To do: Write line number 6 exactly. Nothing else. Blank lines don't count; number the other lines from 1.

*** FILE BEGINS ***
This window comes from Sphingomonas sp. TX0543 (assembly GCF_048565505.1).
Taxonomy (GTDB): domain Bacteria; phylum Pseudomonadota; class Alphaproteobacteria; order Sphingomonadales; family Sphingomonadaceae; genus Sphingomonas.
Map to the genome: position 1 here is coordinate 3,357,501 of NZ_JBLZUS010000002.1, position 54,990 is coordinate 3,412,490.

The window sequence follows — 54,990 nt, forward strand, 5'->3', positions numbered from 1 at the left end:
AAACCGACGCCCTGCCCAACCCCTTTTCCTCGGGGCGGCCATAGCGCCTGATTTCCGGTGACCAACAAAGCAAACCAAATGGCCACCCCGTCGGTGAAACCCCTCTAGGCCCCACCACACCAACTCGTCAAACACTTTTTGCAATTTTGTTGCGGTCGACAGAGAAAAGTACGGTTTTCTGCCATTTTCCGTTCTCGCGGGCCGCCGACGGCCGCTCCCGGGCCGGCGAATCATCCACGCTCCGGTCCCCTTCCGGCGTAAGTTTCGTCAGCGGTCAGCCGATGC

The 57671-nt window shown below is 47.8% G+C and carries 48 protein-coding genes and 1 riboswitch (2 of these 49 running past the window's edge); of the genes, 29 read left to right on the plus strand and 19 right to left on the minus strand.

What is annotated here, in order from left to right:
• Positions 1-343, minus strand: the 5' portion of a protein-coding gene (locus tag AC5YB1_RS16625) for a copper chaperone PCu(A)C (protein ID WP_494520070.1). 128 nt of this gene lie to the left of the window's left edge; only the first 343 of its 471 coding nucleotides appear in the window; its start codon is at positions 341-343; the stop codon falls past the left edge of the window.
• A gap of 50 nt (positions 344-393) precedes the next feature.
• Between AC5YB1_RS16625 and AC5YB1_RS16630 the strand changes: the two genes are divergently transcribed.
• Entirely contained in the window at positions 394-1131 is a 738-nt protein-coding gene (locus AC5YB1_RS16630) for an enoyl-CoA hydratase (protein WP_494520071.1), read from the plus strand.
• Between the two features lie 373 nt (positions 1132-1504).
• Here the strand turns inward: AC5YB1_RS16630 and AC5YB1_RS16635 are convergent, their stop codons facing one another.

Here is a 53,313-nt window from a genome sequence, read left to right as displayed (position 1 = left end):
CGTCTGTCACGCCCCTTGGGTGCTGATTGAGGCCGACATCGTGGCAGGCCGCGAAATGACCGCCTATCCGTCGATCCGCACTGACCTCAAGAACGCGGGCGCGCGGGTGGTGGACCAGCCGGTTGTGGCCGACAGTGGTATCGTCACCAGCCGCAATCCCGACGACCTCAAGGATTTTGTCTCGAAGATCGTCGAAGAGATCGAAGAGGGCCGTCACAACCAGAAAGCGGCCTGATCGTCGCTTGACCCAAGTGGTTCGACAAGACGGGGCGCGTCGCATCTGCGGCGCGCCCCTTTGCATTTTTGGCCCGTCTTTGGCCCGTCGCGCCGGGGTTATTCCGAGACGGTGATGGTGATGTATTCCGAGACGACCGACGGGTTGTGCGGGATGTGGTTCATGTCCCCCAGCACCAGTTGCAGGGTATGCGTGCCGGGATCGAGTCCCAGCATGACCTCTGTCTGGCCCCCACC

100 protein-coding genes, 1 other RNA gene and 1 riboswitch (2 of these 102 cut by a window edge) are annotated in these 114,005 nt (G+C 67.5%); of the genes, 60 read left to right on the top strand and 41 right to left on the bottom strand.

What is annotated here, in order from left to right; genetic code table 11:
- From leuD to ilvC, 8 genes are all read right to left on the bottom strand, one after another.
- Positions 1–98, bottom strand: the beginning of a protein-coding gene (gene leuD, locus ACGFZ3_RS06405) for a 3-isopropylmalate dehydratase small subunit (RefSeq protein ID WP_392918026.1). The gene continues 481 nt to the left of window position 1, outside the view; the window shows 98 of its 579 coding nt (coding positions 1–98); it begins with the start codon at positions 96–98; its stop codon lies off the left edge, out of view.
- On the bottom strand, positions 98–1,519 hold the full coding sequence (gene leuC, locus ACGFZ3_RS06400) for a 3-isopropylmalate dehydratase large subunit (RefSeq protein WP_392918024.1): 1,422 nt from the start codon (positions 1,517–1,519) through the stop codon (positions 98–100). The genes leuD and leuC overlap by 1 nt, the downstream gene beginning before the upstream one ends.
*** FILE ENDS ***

The 57671-nt window shown below is 47.8% G+C and carries 48 protein-coding genes and 1 riboswitch (2 of these 49 running past the window's edge); of the genes, 29 read left to right on the plus strand and 19 right to left on the minus strand.